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Staphylococci in the so-called Gram stain under the microscope
Classification according to ICD-10
L08.0 Pyoderma
ICD-10 online (WHO version 2019)

In medicine, staphyloderma is generally understood to be an infectious skin disease that is caused by a specific group of pus bacteria, the staphylococci . Different forms are differentiated according to the course and symptoms. Treatment is possible either with topical antiseptic ointments or antibiotics , depending on the severity .

Classification and symptoms

Follicular staphyloderma

Synonyms are Staphylodermia follicularis, Ostiofolliculitis (Bockhart), Impetigo Bockhart, Impetigo follicularis Bockhart, Folliculitis staphylogenes superficialis, Folliculitis pustulosa, Bockhart impetigo . In this form, the openings of the hair follicles are superficially inflamed by the pus pathogen Staphylococcus aureus . Yellowish pustules with a red halo often appear around the hair follicles. Preferred body regions are the face, the hairy scalp and the extremities.

Staphylodermia superficialis diffusa exfoliativa

Synonyms are staphylococcal scalded skin syndrome (syndrome of scalded skin), staphylogenic Lyell syndrome , Ritter von Rittershain's disease (after Gottfried Ritter von Rittershain ).

It is a toxicosis of the skin caused by the remote action of specific toxins of Staphylococcus aureus of phage group  II with phage type 71. These bacteria produce the toxin exfoliate , which is released into the bloodstream and leads to the formation of cracks in the upper skin ( epidermis ). As a result, superficial skin blisters form, which easily burst, which leads to the detachment of larger skin flaps with corresponding wound surfaces. This form occurs predominantly in children under five years of age.

Impetigo contagiosa staphylogenes (large bladder impetigo)

Blistered skin lesions and some scabs in a patient with impetigo contagiosa staphylogenes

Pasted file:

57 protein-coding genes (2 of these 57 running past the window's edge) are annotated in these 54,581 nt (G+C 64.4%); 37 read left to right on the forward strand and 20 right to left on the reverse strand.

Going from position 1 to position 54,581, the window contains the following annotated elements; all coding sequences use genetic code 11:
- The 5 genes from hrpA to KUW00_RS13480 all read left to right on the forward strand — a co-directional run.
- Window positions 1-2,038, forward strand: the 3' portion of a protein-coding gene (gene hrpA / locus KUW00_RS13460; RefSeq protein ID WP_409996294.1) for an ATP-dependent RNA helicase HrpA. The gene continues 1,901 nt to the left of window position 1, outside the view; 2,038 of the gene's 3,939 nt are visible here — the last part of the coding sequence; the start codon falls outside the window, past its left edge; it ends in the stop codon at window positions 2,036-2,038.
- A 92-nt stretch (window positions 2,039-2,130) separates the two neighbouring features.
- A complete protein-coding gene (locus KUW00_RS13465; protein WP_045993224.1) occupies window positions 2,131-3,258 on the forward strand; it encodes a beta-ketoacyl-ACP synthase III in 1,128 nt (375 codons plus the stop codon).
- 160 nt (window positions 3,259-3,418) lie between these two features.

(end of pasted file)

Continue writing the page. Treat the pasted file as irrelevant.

This clinical picture is caused by Staphylococcus aureus of phage group II. Flaccid blisters form that are filled with a clear to yellowish-purulent liquid. As soon as these burst open, they dry up into honey-yellow crusts. There is a very high risk of infection until all lesions have healed. In addition to the large-bubble impetigo caused by staphylococci, there is also a small-bubble form, this is less common and is caused by streptococci . For more information, see Impetigo contagiosa .


In the case of the follicular form, local antiseptic treatment with bacteria- killing solutions, possibly also with fusidic acid ointments, may be sufficient. If necessary, the pustules can also be opened and the affected areas of skin then treated with moist compresses with antiseptic solutions. If this is not enough, antibiotics may also have to be given internally as juice, tablets or infusion . Exfoliative staphyloderma is always a serious illness that requires antibiotic therapy as an infusion and supportive intensive care. With impetigo contagiosa, strict hygienic measures including covering the highly contagious skin lesions are also required.


  • P. Altmeyer, M. Bacharach-Buhles: Springer Encyclopedia Dermatology, Allergology, Environmental Medicine. Springer, 2002, ISBN 3-540-41361-8 .

Web links

Individual evidence

  1. Alphabetical directory for the ICD-10-WHO version 2019, volume 3. German Institute for Medical Documentation and Information (DIMDI), Cologne, 2019, p. 821